(The Center Square) – A Delaware lawmaker wants to carve out more money for schools to hire resource officers amid a spate of school shootings nationwide.
The legislation, filed by state Rep. Bryan Shupe, R-Milford South, would authorize school districts to hire at least one resource officer and provide a majority of the funding for the new hires. School districts would be authorized to hire an additional resource officer if they have more than 1,000 students, under the proposal.
Shupe said most schools have resource officers who can help detect threats and keep students on the right path “by developing close, positive relationships.”
“I believe every school in our state should have that access,” he said in a statement. “This is an investment we need to make.”
Schools wouldn’t be required to hire resource officers under the legislation, if approved, but if they did, would be required to pay for 30% of the expense,” he said. The state would pick up the remaining 70% — which Shupe said is “typical” of how public education positions in Delaware are financed.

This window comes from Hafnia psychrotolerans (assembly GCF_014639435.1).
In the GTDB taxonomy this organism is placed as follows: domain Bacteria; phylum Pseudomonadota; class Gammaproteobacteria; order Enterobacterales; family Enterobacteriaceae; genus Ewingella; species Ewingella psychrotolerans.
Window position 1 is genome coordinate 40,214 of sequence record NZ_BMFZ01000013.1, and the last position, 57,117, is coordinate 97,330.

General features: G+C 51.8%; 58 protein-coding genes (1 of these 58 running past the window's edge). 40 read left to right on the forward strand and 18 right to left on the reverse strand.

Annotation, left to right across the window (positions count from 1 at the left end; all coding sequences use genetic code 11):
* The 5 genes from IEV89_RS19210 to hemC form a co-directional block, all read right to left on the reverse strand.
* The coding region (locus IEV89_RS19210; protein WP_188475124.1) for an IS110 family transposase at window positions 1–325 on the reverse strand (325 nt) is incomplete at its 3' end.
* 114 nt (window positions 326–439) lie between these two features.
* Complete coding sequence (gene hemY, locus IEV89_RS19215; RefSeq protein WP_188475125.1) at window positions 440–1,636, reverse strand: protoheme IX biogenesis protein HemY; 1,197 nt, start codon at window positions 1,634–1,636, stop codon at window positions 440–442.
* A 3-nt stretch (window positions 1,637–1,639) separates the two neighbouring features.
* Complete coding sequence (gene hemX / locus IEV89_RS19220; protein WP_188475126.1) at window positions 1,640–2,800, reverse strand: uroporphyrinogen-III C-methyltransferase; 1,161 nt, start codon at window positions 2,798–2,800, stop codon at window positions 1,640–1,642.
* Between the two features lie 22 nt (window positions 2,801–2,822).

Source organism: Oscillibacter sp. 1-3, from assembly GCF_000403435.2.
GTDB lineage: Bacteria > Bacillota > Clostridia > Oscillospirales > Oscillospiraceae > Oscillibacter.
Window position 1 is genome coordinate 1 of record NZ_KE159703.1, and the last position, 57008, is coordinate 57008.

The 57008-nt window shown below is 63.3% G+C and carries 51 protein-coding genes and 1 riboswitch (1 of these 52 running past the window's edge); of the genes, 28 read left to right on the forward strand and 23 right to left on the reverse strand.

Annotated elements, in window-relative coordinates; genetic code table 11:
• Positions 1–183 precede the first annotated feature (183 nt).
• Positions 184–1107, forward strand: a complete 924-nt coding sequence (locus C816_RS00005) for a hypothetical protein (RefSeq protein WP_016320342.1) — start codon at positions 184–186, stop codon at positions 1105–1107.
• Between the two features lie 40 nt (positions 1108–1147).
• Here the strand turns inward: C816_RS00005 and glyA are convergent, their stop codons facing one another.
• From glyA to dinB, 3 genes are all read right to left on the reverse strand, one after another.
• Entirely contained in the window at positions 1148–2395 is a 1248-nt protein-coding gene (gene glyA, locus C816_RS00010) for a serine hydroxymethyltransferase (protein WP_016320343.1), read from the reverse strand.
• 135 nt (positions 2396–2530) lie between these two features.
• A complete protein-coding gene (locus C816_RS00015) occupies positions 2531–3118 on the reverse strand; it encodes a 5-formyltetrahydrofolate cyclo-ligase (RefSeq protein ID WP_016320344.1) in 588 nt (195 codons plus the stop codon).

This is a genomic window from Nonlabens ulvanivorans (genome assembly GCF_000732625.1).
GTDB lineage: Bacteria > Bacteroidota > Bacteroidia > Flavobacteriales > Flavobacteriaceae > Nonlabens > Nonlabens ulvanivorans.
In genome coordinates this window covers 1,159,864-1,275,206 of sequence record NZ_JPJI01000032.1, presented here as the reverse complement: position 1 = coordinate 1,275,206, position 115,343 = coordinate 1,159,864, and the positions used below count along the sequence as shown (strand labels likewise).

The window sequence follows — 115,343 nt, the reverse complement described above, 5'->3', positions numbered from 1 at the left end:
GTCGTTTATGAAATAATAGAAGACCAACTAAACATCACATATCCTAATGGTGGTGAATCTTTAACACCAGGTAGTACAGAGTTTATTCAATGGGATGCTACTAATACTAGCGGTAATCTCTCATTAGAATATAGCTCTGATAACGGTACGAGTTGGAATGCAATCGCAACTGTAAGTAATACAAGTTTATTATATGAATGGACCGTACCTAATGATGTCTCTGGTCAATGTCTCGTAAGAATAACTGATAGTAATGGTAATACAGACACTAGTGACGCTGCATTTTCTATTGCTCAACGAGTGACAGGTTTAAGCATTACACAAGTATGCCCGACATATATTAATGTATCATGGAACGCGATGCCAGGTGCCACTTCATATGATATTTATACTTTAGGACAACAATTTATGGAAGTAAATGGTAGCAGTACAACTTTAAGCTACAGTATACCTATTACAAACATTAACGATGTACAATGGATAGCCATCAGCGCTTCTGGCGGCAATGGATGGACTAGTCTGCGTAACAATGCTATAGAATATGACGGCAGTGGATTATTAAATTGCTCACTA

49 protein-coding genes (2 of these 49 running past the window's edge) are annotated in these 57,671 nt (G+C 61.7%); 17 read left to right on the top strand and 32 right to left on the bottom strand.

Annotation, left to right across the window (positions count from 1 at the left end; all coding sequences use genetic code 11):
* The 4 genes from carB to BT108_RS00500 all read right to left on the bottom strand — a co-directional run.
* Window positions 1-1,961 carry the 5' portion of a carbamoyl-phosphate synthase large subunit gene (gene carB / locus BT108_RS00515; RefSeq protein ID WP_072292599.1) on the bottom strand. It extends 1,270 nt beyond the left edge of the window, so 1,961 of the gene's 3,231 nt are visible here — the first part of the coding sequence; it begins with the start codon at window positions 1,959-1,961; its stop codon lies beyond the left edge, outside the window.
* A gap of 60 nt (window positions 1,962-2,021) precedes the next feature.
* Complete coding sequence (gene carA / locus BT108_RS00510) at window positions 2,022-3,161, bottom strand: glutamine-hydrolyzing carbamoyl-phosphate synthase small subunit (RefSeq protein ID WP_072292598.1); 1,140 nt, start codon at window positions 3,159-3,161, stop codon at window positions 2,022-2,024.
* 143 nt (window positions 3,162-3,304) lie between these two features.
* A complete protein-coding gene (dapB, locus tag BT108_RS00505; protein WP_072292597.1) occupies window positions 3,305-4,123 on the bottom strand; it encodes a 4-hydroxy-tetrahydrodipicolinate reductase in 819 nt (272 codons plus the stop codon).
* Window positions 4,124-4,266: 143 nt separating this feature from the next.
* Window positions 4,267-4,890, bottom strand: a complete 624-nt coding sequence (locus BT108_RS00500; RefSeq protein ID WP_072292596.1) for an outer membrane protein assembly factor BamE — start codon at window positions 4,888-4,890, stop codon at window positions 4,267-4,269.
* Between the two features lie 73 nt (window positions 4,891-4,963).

Shupe said the plan would cost an estimated $21 million, assuming that all eligible school districts participate. There are 219 public and charter schools in Delaware, according to state education data.
Amid a rash of recent high-profile shootings, schools across the country are once again wrestling with upgrades to security procedures and systems to handle the threat of attacks on their buildings, teachers and students.
Lawmakers in nearly 40 states proposed more than 2,000 bills addressing school safety from 2018 to 2022 in the wake of several deadly school shootings, according to the National Conference of State Legislatures.
Shupe stressed that the resource officers are not meant to respond to emergencies, but said law enforcement is a part of the job.
“They partner with school officials to reduce the threat from intruders,” he said. “They are present during school searches, which may turn up weapons and controlled substances, and can provide protection when a student’s emotional state may present a risk to staff or other students.”
Shupe said the state spends over $2.6 billion a year on public schools, accounting for nearly 36 cents of every dollar spent from the state’s General Fund.
“That expenditure needs to be protected by providing a secure and stable learning environment,” he said. “I believe my bill will help accomplish that.”